You can start to learn a breaking ball from your Coaches but don’t let them over use it ok you and be sure not to fall in love with the fact that you can throw a curve or slider or whatever and the batters cant touch you. I’ve seen too many guys have that happen to them and within a few years there fastball is gone and all they can throw is a wicked curve.

Not having seen a curve in regular season did hurt our hitters in westerns though. It really throws you off when all you have seen before is a fastball that goes straight or maybe a weak changeup that somewhat gets lobbed in there, to a ball that is at your head then flies into the strikezone.

It’s all about discipline if you want to get to the next level you’ll be smart and look long term for your own goals it might sound selfish but winning a championship because guys cant hit a curve isn’t going to help you make it to the next level.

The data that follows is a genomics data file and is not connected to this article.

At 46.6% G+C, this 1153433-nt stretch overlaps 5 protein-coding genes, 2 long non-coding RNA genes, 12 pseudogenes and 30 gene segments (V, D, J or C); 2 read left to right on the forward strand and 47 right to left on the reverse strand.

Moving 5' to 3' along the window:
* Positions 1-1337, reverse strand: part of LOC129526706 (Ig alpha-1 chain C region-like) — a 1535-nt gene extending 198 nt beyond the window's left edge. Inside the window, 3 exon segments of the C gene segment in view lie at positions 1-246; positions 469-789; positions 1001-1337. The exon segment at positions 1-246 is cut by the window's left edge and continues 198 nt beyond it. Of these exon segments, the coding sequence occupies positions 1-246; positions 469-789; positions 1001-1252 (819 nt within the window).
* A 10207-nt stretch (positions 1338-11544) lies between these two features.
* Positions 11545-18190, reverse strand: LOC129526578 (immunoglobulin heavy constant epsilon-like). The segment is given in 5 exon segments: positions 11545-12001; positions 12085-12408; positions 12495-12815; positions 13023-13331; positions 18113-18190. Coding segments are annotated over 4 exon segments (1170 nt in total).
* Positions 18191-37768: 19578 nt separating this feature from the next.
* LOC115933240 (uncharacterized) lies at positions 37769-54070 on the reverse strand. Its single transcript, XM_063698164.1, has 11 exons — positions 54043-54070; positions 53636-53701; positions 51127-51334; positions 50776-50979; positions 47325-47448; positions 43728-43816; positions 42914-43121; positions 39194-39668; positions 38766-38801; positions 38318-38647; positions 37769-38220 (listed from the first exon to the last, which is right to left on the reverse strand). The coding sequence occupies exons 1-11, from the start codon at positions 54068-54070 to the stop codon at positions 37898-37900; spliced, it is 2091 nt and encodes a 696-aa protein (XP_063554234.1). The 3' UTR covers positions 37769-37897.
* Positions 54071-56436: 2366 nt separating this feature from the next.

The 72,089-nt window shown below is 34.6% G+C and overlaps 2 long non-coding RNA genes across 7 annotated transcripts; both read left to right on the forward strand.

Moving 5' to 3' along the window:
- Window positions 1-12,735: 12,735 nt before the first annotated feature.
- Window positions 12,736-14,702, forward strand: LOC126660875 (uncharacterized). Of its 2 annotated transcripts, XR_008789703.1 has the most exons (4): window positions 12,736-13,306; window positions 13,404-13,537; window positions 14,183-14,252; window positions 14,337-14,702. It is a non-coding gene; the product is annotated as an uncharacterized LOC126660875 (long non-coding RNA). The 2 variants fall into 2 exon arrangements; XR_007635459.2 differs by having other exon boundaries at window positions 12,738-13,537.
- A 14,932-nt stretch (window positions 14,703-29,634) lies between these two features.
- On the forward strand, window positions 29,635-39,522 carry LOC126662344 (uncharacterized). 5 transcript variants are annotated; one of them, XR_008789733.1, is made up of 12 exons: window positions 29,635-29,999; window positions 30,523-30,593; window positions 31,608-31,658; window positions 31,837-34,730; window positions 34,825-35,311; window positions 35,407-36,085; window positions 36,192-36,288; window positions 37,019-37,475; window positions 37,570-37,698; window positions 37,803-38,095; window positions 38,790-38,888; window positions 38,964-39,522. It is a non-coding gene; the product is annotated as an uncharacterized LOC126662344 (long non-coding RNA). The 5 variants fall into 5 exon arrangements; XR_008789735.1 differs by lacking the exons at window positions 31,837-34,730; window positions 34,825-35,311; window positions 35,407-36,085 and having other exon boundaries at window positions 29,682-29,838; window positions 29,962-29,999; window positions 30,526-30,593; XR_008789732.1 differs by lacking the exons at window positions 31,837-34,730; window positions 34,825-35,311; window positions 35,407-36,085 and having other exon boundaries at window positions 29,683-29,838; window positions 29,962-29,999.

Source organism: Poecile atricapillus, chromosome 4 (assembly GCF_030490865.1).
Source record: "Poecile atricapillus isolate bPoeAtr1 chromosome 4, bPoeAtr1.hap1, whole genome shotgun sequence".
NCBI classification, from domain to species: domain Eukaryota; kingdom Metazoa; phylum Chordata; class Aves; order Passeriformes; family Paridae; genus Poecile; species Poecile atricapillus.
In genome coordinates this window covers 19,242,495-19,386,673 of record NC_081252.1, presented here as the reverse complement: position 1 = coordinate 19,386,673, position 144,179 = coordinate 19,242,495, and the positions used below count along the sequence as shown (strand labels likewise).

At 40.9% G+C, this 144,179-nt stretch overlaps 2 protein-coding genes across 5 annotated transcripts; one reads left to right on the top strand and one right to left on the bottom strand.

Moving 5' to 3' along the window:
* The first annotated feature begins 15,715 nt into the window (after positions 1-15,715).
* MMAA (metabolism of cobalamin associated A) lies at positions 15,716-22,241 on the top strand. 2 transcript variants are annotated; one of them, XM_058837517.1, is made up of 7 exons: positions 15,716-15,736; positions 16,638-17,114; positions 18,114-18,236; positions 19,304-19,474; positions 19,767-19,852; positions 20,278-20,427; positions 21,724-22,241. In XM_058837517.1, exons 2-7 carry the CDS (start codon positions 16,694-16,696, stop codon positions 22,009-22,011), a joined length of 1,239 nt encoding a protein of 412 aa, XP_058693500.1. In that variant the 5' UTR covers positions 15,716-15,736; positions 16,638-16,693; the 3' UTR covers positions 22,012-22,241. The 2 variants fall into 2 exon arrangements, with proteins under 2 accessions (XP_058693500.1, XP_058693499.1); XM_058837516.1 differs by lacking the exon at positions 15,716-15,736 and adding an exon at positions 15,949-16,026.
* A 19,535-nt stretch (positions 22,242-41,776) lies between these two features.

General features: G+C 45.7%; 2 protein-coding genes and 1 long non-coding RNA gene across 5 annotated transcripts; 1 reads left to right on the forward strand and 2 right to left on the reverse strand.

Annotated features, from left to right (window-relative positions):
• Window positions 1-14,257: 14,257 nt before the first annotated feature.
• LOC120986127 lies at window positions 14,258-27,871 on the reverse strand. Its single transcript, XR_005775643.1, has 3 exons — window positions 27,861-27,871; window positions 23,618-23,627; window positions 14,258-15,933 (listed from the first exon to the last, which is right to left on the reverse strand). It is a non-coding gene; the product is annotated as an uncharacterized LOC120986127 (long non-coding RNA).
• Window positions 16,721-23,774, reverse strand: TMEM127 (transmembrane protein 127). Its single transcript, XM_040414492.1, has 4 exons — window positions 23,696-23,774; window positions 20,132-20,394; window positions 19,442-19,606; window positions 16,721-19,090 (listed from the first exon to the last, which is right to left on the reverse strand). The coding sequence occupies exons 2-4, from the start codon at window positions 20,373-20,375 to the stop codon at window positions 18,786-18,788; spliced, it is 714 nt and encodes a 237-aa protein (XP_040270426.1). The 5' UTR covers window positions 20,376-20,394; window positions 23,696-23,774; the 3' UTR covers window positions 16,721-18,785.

Look at kids from the DR they throw so much and they throw harder then most because they focused on their fastball at a young age rather then learning a curve till they were older.

But could it be beneficial to work on a pitch like a 2-seam or a splitter?

2 seam is a fastball so that’s fine and a splitter I wouldn’t bother with chances are your hands aren’t big enough at your age.

2 seamer really doesn’t take any time to work on, take the different grip and learn how the ball is going to move for you. Learn control with your fastball and changeup, find out what your 2 seamer is going to do and then work on your velocity.